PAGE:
A visiting rotation is a clinical rotation done outside of Kentucky and administered by a medical school or residency program other than UKCOM. (Rotations in Louisville done through the University of Louisville and in Northern Kentucky done through the University of Cincinnati are also considered visiting rotations.) Each student is limited to three visiting rotations, or four for students who chose forfeit their available vacation period. Each visiting rotation must be four weeks long, no exceptions. Approval by a designated UK faculty member is required prior to submission of any applications (see #3 below.) Students on visiting rotation rotations at other medical schools or programs need to abide by all policies of the host programs, including the absence policies.

Planning a visiting rotation requires an early start and diligence with regards to paperwork and follow-through:

  1. Identify institutions that offer visiting rotations that you would like to apply for. The AAMC’s Visiting Student Application System (VSAS) is being used by the majority of programs and contains most or all of the information you will need to apply to those programs. Additional residency programs can be researched by specialty and location in the AMA’s Frieda Online. Look online for visiting student policies and processes for those institutions in which you are interested. Only make direct contact if you are unable to find the needed information online or if you have specific questions. Applications for visiting rotations may be done in two ways, depending on the requirements of the host program:
    1. Many or most medical schools and residency programs require that students apply through the AAMC’s Visiting Student Application System (VSAS). That system is accessed online at https://services.aamc.org/20/vsas/. All students in the class will be given access and authorizations to apply for rotations through VSAS. You will need to inform the registrars if and when you would like your photo and/or transcript uploaded to VSAS, as well as any other documents that need to be provided by the registrars.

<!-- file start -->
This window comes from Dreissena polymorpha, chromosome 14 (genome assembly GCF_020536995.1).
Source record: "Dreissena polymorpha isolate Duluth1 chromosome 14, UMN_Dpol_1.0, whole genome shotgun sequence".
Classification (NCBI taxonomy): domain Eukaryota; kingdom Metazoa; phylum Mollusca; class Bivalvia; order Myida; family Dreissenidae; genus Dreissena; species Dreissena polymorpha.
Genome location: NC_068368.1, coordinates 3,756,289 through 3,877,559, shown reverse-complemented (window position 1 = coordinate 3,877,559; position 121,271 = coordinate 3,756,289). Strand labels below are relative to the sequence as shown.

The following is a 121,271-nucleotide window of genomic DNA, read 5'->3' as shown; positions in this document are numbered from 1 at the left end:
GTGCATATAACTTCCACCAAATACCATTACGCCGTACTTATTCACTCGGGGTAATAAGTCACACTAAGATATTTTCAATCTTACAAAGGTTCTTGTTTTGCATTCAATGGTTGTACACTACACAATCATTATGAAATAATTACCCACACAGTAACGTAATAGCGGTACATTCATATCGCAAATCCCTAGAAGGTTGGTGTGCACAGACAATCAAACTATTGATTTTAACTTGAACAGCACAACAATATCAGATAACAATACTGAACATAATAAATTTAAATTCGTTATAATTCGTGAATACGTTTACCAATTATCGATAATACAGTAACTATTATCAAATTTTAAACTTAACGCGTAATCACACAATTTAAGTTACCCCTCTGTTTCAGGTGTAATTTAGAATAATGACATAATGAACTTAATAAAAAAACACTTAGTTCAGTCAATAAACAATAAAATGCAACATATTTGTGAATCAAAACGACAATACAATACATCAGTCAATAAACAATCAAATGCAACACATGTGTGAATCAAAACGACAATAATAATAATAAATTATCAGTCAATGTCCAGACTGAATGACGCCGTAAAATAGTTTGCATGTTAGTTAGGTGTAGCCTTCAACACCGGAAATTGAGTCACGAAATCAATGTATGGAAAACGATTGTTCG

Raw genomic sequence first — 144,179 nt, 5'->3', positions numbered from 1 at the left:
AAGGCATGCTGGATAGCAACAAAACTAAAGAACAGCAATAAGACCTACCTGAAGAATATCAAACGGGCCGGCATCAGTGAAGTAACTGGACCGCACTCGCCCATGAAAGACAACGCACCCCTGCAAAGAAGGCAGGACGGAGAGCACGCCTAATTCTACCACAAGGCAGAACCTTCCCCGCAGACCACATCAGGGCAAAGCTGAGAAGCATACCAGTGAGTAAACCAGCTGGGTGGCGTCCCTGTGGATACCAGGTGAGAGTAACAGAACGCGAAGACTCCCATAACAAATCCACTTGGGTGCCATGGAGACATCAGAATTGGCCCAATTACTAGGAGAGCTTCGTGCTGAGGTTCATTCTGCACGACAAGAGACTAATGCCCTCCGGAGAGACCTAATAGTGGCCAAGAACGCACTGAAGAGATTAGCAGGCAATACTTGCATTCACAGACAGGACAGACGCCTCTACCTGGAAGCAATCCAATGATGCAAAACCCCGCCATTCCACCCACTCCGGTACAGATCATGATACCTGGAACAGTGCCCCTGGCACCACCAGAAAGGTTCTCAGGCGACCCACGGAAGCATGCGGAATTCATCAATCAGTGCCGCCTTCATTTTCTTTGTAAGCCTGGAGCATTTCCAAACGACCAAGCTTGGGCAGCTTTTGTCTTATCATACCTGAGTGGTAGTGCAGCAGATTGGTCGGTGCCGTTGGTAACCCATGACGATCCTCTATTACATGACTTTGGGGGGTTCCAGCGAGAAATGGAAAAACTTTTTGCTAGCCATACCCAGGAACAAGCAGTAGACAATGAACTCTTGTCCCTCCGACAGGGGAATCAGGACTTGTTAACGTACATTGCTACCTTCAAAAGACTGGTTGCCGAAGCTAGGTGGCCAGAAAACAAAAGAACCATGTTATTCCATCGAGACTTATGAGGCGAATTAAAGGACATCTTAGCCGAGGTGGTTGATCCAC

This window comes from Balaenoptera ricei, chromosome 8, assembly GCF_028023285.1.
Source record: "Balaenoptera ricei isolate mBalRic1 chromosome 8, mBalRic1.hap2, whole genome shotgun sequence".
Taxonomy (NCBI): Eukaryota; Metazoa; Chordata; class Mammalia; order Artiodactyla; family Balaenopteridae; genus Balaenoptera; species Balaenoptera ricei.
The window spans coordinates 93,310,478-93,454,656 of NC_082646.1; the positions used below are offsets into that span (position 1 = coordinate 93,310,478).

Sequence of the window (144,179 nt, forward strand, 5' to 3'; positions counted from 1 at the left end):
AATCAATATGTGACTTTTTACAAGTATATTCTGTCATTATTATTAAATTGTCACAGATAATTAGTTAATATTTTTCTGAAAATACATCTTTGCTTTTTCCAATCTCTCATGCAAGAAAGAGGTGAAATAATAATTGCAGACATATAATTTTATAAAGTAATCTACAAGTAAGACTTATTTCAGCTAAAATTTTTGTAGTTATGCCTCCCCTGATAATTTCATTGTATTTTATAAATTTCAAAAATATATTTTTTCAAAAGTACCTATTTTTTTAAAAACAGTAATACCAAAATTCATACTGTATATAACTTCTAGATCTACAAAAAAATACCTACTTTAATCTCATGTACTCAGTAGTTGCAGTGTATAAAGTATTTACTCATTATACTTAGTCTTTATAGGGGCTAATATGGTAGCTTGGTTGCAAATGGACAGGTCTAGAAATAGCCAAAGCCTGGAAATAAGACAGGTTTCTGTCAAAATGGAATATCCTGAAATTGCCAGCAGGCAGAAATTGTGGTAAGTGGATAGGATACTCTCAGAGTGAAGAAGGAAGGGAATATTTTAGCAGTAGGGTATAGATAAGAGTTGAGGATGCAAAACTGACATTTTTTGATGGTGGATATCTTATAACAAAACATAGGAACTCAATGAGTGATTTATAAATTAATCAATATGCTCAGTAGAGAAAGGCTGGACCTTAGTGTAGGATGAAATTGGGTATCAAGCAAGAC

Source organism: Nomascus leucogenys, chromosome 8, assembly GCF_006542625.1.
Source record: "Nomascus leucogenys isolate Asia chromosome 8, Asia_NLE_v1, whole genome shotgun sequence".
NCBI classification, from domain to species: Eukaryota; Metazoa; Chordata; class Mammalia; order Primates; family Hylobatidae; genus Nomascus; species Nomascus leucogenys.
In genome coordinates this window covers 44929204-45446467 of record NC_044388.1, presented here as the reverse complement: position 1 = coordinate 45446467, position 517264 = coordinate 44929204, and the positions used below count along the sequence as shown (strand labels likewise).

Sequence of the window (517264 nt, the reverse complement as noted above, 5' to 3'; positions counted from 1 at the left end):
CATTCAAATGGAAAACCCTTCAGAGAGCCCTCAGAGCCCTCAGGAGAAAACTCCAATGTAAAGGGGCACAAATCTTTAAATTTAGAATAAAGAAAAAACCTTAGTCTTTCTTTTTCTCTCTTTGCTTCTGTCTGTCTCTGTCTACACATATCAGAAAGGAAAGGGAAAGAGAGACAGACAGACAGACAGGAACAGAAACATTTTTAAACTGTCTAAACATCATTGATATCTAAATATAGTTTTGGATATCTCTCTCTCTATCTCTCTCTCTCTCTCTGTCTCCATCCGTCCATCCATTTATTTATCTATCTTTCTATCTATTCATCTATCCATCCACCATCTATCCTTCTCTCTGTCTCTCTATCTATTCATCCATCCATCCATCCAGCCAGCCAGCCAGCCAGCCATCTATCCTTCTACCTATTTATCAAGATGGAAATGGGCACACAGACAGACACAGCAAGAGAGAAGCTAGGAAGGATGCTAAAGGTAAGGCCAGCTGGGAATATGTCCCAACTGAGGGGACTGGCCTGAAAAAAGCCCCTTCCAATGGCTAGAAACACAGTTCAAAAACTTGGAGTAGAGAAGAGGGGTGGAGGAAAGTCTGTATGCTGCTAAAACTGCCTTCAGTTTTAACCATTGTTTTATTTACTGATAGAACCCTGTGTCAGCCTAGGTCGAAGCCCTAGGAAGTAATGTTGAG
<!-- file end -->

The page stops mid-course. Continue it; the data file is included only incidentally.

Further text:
2. For programs that are not using VSAS, review the online application information to familiarize yourself with the documentation that will be required. Pay special attention to requirements for immunizations, titers, background checks, drug screens, or other requirements that may require follow-up and expense on your part. 
  2. Download an Visiting Rotation Approval Form from the Fourth-Year Resources Page.
  3. A visiting rotation course must be approved by the designated departmental representative from UK before any certification of your eligibility can be provided. This approval document allows you to receive academic credit for the rotation. For visiting rotations that do not require COM certification (such as military rotations,) the signed approval form must be turned in to the registrars prior to the start of the visiting rotation. Your Visiting Rotation Approval Form with attached course description must be signed by the appropriate faculty member listed (emailed approval from the faculty member will be accepted in lieu of a signature on the form):

DEPARTMENT

REPRESENTATIVE

LOCATION

Anatomy

Wayne Cass

 

Anesthesiology

Arundathi Reddy, M.B.B.S.

N-204, UKMC aru.reddy@uky.edu

Behavioral Science

H. Jean Wiese, Ph.D.

107 COM Office Bldg. mjwiese@uky.edu

Biochemistry

Louis Hersh, Ph.D.

MS-607B, UKMC mlhersh@uky.edu

Dermatology

Stuart Tobin, M.D.

N109E Nursing Bldg. sto223@email.uky.edu

Diagnostic Radiology

Arthur Lieber, M.D.

A-125 Kentucky Clinic

Emergency Medicine

Sameer Desai, M.D.

M-53, UKMC sdesa3@uky.edu

Family & Community Med

William Elder, PhD

K-309, Kentucky Clinic welder@email.uky.edu 

Micro & Immunology

Alan Kaplan, Ph.D.

MS-411, UKMC makaplan@uky.edu

Medicine

Kristy Deep, M.D.

304 Wethington kristydeep@uky.edu

Neurology

Amy B. Hessler, D.O..

L-442 Kentucky Clinic amy.hessler@uky.edu

Neurosurgery

Craig Van Horne, M.D.

MS-108B UKMC craigvanhorne@uky.edu

OB/GYN

Wendy Hansen, M.D.

C-367, UKMC wfhans2@ uky.edu

Ophthalmology

Julia Stevens, M.D.

E-302, Kentucky Clinic jlstev@uky.edu

Orthopaedics

Raymond Wright, M.D. (contact Chris Tutsch)

K-400 Kentucky Clinic chris.tutsch@uky.edu

Pathology

Janna Neltner, MD

MS-155, UKMC mjmhack0@uky.edu

Pediatrics

Elizabeth “Berry” Seelbach, M.D.

Kentucky Children’s Hospital berry.seelbach@uky.edu

Pharmacology

Nada Porter, PhD

MS-315, UKMC mnadap@uky.edu

Physiology

Brian Jackson, Ph.D.

MS-581, UKMC brian.jackson@uky.edu

Preventive Medicine

Scott Prince, M.D.

2400 Greatstone Pt. tprince@uky.edu

Psychiatry

Jim Norton, Ph.D.

292N College of Pharmacy Bldg. jnorton@email.uky.edu

Radiation Medicine

Mahesh Kudrimoti, M.D.

N-013, UKMC mkudr0@email.uky.edu

Rehabilitation Medicine

Sara Salles Shahid, D.O.

Cardinal Hill ssall0@email.uky.edu

Surgery

Raleigh Jones, M.D. (meeting required)